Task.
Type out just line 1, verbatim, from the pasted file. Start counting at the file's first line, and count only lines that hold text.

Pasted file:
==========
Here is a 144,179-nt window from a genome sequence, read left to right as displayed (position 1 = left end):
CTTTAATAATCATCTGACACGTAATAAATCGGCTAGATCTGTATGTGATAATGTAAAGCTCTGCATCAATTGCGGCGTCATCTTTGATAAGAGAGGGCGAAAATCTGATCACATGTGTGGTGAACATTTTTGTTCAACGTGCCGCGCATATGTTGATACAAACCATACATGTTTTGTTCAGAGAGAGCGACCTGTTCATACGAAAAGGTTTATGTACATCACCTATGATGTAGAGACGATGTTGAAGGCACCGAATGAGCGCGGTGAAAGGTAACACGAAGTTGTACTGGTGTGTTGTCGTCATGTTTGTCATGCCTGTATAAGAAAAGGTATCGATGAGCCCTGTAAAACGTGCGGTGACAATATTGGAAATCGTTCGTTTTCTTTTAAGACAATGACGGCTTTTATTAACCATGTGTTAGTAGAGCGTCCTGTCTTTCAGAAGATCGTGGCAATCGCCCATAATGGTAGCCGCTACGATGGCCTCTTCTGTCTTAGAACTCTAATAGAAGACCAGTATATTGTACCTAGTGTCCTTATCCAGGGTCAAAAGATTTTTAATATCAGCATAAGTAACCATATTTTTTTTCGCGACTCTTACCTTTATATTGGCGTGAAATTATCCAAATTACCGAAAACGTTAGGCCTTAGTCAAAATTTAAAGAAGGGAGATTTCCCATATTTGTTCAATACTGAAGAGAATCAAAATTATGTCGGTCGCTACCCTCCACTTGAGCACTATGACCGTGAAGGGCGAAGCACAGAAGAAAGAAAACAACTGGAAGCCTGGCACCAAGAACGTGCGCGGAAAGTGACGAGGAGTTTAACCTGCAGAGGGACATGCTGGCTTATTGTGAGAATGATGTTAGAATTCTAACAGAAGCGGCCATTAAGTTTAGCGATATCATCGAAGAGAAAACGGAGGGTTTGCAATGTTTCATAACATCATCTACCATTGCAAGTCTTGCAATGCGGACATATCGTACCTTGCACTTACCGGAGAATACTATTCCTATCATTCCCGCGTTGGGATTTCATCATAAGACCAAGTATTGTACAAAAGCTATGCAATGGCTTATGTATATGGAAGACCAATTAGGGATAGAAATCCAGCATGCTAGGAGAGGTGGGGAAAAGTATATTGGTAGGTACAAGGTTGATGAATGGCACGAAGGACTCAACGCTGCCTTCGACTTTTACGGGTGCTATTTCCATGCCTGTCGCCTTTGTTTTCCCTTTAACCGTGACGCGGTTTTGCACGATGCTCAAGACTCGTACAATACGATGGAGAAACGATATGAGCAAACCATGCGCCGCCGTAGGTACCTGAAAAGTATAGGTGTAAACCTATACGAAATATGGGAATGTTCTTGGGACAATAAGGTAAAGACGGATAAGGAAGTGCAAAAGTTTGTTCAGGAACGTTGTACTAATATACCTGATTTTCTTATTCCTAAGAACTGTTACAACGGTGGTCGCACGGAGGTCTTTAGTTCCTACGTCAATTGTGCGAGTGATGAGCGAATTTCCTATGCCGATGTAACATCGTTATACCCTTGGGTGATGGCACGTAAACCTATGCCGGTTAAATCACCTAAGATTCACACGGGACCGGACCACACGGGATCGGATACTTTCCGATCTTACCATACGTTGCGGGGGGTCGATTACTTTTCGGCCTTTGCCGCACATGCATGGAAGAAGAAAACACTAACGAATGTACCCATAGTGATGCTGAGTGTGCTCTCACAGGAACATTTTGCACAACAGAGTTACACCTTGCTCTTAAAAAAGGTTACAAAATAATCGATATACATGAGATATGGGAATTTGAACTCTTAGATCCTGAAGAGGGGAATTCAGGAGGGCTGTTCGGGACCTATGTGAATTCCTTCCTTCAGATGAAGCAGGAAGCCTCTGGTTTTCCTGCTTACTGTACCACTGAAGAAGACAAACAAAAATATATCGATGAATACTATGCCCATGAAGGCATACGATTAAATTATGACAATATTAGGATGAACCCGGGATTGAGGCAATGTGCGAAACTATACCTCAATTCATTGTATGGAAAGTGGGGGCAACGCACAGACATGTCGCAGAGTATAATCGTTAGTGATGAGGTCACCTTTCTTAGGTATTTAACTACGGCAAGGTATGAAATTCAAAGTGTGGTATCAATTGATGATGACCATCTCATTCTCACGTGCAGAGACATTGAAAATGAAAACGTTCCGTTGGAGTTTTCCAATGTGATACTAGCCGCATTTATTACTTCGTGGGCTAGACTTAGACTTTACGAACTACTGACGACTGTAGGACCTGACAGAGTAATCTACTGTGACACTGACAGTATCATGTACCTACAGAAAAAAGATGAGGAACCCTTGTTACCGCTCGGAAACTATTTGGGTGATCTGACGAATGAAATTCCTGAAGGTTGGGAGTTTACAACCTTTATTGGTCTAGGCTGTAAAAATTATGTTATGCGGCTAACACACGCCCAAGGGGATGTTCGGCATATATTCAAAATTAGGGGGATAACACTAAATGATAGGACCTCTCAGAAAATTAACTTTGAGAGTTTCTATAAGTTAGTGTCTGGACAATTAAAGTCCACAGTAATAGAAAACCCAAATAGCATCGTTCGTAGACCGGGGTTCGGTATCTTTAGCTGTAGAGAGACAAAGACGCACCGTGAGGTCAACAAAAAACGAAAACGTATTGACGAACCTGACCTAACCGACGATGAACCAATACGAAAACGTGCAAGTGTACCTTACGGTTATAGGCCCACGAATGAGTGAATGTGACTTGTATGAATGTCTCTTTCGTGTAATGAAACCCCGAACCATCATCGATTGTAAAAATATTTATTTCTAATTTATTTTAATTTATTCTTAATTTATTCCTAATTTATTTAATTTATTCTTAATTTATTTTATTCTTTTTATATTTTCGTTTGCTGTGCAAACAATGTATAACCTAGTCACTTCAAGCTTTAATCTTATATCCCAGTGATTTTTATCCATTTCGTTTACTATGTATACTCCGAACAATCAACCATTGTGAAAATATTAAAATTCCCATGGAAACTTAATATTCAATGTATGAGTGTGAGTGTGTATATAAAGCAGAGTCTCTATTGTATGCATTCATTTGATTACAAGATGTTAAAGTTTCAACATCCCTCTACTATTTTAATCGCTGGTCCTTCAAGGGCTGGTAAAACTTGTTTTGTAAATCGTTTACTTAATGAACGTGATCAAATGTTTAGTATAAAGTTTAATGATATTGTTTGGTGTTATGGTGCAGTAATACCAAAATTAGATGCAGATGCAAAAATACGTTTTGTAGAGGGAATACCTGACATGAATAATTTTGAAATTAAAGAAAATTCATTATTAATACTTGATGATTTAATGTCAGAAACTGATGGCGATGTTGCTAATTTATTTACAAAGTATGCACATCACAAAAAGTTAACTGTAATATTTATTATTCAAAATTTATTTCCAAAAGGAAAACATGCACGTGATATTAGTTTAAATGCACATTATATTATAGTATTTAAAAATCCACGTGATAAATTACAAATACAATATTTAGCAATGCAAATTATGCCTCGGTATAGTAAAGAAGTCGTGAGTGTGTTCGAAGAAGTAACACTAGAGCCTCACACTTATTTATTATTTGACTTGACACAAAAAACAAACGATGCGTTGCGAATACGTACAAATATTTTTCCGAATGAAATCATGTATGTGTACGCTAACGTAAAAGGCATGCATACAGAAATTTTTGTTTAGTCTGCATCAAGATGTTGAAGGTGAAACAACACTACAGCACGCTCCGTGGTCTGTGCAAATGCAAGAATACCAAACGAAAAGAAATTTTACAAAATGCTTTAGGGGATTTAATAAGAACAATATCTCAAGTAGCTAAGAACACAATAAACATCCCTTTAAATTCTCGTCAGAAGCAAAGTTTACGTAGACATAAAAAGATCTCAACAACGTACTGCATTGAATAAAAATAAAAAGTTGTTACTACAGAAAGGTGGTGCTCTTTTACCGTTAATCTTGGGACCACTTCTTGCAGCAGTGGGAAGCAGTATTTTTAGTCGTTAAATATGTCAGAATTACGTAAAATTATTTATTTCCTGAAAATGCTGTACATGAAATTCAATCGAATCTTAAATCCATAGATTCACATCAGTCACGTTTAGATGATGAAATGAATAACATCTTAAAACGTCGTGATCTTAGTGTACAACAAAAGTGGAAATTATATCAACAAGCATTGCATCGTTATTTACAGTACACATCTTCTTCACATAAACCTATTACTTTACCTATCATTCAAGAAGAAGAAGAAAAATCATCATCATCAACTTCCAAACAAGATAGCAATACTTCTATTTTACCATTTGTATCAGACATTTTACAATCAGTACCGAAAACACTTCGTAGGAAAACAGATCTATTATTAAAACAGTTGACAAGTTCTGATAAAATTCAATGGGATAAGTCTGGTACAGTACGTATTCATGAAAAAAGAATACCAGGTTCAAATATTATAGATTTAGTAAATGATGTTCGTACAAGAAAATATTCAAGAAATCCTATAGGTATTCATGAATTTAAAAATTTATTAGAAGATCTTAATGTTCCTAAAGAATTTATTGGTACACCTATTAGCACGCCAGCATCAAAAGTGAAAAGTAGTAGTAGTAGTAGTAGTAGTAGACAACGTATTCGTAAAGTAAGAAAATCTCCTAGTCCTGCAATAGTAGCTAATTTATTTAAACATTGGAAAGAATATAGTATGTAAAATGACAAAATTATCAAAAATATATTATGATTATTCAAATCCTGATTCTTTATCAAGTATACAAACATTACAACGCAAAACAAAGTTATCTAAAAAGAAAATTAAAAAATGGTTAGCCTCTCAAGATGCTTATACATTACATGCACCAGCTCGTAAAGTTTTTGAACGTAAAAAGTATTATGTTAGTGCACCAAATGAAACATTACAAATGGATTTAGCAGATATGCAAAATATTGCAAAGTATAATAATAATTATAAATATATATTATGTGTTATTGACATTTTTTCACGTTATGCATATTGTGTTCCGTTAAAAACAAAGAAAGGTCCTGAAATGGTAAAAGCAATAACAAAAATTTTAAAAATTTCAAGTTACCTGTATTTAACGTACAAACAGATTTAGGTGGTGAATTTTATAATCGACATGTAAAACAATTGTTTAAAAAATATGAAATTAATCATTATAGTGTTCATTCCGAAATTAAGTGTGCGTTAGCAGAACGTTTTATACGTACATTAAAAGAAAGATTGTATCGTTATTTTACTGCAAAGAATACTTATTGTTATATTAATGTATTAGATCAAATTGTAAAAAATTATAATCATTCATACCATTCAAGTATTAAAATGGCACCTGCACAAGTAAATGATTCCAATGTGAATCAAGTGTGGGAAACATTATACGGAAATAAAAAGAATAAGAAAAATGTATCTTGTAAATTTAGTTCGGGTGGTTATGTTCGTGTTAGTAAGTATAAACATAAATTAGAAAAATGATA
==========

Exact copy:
Here is a 144,179-nt window from a genome sequence, read left to right as displayed (position 1 = left end):